5. The recipe to language mastery
If you prefer home-cooked meals, try to wander out of the ordinary from time to time, and savour on dishes from lands afar. The best way, of course, is with grandma recipes, in the untranslated original! And while you’re at it, [why not invite your friends, and cook a meal together?](https://lingualift.com/blog/5-ways-to-practise-foreign-languages-through-fun-and-play/)
Recipes follow a predictable pattern of introducing the meal, listing ingredients, and presenting instructions step by step, so they’re really easy to follow even if you are a complete beginner. The structure, familiar units of measurement, and multinational sauce brands all make recipe books much more approachable than newspapers or fiction.
Start by translating each of the ingredients. You’ll find that many will share the same roots even across otherwise quite distinct languages. This is the effect of the spice trade, common origin of many staples, and the persistence of gourmands to resort to specific, local names of ingredients even when a simple English equivalent exists (think shoyu instead of soy sauce, or blinis instead of pancakes).
For example, here’s a fantastic map of the words for ‘orange’ in different languages.
The bitter Persian orange was introduced to Europe first, in the 11th century, and led to the adoption of the Persian word narang. In the 15th century, the Portuguese introduced a sweet variety of orange from India, and many countries adopted a variation of portokali to recognize their contribution. The Dutch, on the other hand, first imported oranges from China, which led to the word appelsien (lit. Chinese apple) spreading to the North.
6. Join an expat cooking class
The best way to practice a language is to engage in shared activities with native speakers. If you live in your target country, join a culinary class. If not, look around Meetup.com and expat forums to see if there is a foreign-language cooking group in town.
You should of course combine the course with the previous tip, bringing recipes you’ve found online, and exchanging them with other group members. You can be sure that you’ll not only improve your language, but also get a much deeper insight into foreign culture.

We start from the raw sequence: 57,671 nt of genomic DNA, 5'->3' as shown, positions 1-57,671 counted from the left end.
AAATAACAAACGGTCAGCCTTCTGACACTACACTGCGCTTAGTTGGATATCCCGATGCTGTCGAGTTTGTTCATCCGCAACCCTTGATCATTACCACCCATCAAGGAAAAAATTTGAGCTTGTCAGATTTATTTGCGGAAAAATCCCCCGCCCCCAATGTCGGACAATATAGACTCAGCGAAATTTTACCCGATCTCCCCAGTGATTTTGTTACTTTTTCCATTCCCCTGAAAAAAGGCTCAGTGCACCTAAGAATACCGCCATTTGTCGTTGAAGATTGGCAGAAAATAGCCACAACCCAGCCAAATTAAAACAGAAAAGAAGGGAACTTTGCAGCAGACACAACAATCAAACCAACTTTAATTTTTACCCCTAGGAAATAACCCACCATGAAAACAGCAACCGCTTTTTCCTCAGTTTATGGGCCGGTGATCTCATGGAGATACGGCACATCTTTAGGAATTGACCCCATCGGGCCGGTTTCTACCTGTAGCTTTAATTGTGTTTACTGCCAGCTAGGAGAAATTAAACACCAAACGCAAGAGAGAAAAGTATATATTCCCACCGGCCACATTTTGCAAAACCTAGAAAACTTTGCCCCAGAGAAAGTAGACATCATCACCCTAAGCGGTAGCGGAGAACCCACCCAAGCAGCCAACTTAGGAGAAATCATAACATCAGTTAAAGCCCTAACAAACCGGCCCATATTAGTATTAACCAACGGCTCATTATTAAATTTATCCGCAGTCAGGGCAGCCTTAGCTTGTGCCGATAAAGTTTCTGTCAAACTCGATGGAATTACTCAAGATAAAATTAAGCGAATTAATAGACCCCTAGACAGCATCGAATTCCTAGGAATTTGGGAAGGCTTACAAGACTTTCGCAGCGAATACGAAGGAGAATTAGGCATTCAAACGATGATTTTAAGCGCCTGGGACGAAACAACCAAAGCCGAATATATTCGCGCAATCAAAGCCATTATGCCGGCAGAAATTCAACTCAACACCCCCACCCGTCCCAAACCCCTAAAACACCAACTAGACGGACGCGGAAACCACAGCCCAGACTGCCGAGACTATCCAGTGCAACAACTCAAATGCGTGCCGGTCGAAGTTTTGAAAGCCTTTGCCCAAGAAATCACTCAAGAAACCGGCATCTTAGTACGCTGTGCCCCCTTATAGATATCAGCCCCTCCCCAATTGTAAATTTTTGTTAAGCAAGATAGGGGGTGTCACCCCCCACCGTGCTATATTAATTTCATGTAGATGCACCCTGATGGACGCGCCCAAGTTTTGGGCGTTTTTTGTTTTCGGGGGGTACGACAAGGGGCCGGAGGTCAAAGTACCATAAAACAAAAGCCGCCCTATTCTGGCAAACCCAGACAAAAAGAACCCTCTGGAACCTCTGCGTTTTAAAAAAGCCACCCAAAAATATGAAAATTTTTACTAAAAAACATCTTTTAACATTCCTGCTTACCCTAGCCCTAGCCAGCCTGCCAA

If no culinary classes exist where you live, tune in to a cooking show instead. Every country has them and some even publish all episodes on YouTube with Subtitles/Closed Captions so you can follow the transcript word by word.
Here’s our good friend Bobby Judo from Fukuoka, cooking Spaghetti Alla Gennaro, with instructions doubled in English and Japanese:
7. Understand people and culture
Food is central to the lives of people around the world, which makes it a unique way to understand local traditions and cultures. And as we all know, understanding culture is as important to language fluency as drilling vocabulary and grammar.
In the words of Stephen R. Wooten, a sociocultural anthropologist doing field research in Mali, ‘food creates society.’ How does the environment provide for us? How do we eat with other people? What can we learn from the globalization of our culinary traditions? There is no part of our life which cannot be analyzed and understood through food:
8. Reward yourself for your hard work
So, what are you waiting for? It’s time to take a lunch break, and learn some mouthwatering words and expressions in the process!
Thanks Philip! Do you involve food with your language learning? How? Share your ideas in the comments!
Philip Seifi is the Co-Founder of LinguaLift, an online language school where learners enjoy the flexibility of a self-taught curriculum with the guidance of helpful study coaches. Read his complete language learning guide to get a head start.